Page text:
At the corporate level, meanwhile, 3M has a solid balance sheet, with debt amounting to just about 25% of the company’s capital structure. Moreover, it covers interest charges more than three times over. These figures are found in the Capital Structure box on the left hand side of the page. Dropping one box to the Current Position box shows similarly inspiring numbers, with current assets outdistancing current liabilities by over 2 to 1—this is known as the current ratio, which tells you how much money the company has on hand to pay down near-term obligations.
The company really is rock solid and can easily function as the cornerstone of a portfolio. That said, the future at 3M, though not exciting, isn’t exactly boring either. Value Line analyst Jeremy Butler expects the bottom line to grow at a 7.5% average annual clip over the span to 2013-2015. Granted this pace is slower then the 10% annualized earnings growth of the past 10 years (both of these figures can be found in the Annual Rates box on the left hand side of the page), but when compared to the low single-digit projections for gross domestic product (GDP) expansion in most of the markets 3M serves and the company's huge size, it is a decent rate.
Moreover, as noted above, about two-thirds of the company’s revenues stem from abroad. What that overall figure doesn’t tell you is that about half of the foreign revenue comes from faster-growing Asian economies. Moreover, the company is focusing more on innovation, with spending on research and development comprising 5.5% of 2009 sales. Management is also looking at bolt-on acquisitions and increasing supply chain efficiencies. As the Analyst Report on the page explains, these elements should combine to drive profit growth.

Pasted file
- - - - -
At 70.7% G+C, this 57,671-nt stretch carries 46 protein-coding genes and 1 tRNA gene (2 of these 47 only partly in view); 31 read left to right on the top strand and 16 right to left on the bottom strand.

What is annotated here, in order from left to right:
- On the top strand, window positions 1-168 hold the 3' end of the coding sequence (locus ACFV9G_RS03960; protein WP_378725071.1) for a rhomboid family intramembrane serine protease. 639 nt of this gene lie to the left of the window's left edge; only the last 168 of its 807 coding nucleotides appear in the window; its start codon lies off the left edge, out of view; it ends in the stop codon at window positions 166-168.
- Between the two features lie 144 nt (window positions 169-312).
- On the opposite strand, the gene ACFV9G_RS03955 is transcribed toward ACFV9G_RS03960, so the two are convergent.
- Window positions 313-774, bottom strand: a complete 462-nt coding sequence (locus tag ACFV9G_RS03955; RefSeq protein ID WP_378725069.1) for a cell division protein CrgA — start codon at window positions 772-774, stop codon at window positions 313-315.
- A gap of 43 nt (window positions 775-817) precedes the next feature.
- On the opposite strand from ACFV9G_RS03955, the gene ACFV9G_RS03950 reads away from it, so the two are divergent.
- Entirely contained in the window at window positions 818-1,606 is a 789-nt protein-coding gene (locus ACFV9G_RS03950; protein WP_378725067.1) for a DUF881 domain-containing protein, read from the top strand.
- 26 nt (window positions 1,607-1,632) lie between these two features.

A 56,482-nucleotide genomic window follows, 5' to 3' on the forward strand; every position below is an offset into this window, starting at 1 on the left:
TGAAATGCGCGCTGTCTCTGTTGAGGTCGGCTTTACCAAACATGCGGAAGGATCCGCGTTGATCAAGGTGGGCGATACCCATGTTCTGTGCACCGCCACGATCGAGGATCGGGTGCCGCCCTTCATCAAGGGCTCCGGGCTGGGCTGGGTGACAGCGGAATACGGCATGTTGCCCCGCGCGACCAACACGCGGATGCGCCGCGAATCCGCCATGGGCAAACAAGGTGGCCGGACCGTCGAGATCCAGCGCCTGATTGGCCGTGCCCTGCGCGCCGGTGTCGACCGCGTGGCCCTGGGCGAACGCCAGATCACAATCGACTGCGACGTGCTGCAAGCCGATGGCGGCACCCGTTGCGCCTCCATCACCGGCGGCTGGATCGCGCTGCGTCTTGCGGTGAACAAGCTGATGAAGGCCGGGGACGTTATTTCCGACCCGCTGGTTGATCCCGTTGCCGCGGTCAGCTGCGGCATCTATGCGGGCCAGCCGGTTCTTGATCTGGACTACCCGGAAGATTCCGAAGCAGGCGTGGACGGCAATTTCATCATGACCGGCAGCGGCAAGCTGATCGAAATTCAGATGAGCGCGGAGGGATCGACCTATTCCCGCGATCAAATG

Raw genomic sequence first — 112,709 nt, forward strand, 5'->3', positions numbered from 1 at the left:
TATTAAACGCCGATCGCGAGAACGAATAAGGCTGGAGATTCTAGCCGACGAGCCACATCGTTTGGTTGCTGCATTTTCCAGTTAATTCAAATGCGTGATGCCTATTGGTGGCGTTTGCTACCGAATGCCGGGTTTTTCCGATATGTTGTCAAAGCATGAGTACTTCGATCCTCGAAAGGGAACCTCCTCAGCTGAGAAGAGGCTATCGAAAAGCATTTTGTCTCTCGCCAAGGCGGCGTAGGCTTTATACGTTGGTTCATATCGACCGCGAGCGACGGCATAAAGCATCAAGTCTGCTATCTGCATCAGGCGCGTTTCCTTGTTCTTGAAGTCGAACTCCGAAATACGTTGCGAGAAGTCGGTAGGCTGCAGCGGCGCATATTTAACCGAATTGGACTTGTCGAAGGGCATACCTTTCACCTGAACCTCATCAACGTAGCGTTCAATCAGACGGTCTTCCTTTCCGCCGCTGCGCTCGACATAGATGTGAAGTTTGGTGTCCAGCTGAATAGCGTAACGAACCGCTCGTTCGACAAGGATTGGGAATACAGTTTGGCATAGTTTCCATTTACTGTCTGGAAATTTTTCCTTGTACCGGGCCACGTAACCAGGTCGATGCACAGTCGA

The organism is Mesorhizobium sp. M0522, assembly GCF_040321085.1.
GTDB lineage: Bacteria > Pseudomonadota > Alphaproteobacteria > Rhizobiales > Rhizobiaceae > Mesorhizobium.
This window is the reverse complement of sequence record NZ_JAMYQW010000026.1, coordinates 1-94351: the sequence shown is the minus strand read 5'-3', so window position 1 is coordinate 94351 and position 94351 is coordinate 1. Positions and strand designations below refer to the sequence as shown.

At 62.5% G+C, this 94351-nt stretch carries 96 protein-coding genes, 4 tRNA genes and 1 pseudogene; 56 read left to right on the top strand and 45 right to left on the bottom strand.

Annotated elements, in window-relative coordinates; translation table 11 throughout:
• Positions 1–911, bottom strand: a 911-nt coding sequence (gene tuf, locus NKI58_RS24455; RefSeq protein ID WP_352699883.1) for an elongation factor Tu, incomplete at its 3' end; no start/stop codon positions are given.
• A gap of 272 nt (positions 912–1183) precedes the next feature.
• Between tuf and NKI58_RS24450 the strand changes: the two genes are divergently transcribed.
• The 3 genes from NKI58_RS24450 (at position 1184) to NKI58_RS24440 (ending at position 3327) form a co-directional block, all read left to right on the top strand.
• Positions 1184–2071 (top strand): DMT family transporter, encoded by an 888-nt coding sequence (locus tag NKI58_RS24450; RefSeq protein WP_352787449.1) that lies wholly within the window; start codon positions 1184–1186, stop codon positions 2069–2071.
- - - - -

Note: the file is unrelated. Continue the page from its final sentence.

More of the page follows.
As an added bonus, dividends are expected to continue to increase as they have each year since 1994 (a fact that can be verified by looking at the dividends declared line in the historical portion of the Statistical Array). That said, we expect the rate of increase to slow over the three- to five-year span as earnings growth slows. Still, with a yield of 2.4%, the rate is generous enough to help pull total return expectations out to 2013 to 2015 up to the 8% to 12% range on an average annualized basis (as can be seen in the Projections box to the left of the graph).
As for the company’s current valuation, it seems reasonably valued relative to the market, posting a price to earnings ratio that is roughly in line with that of the market (the Relative P/E Ratio can be found at the top of the page to the left of the company’s name). Although that multiple is below the levels seen in the latter part of the 1990s, when the company was afforded an often-material premium to the market, it is above the level seen in the second half of the opening decade of this millennium (this data can be found in the Statistical Array). So the stock isn’t exactly a bargain at current prices, but neither is it terribly expensive.
So, although 3M isn’t likely to be a star performer over the near- or long-term, it is likely to be as consistent as it has been for years. Slow and steady isn’t all that bad, especially when you are including it in a larger portfolio.